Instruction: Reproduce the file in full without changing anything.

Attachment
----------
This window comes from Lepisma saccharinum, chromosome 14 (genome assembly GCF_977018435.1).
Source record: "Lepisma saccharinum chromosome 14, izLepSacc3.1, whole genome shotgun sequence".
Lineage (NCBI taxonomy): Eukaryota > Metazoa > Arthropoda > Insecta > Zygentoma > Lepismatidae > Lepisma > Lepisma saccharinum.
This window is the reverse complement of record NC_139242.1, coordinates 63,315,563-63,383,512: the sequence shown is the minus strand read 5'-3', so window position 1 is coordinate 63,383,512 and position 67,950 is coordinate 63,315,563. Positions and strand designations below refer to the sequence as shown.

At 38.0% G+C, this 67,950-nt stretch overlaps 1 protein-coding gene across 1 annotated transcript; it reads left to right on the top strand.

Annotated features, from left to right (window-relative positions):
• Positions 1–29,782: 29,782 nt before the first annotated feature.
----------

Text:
This window comes from Lepisma saccharinum, chromosome 14 (genome assembly GCF_977018435.1).
Source record: "Lepisma saccharinum chromosome 14, izLepSacc3.1, whole genome shotgun sequence".
Lineage (NCBI taxonomy): Eukaryota > Metazoa > Arthropoda > Insecta > Zygentoma > Lepismatidae > Lepisma > Lepisma saccharinum.
This window is the reverse complement of record NC_139242.1, coordinates 63,315,563-63,383,512: the sequence shown is the minus strand read 5'-3', so window position 1 is coordinate 63,383,512 and position 67,950 is coordinate 63,315,563. Positions and strand designations below refer to the sequence as shown.

At 38.0% G+C, this 67,950-nt stretch overlaps 1 protein-coding gene across 1 annotated transcript; it reads left to right on the top strand.

Annotated features, from left to right (window-relative positions):
• Positions 1–29,782: 29,782 nt before the first annotated feature.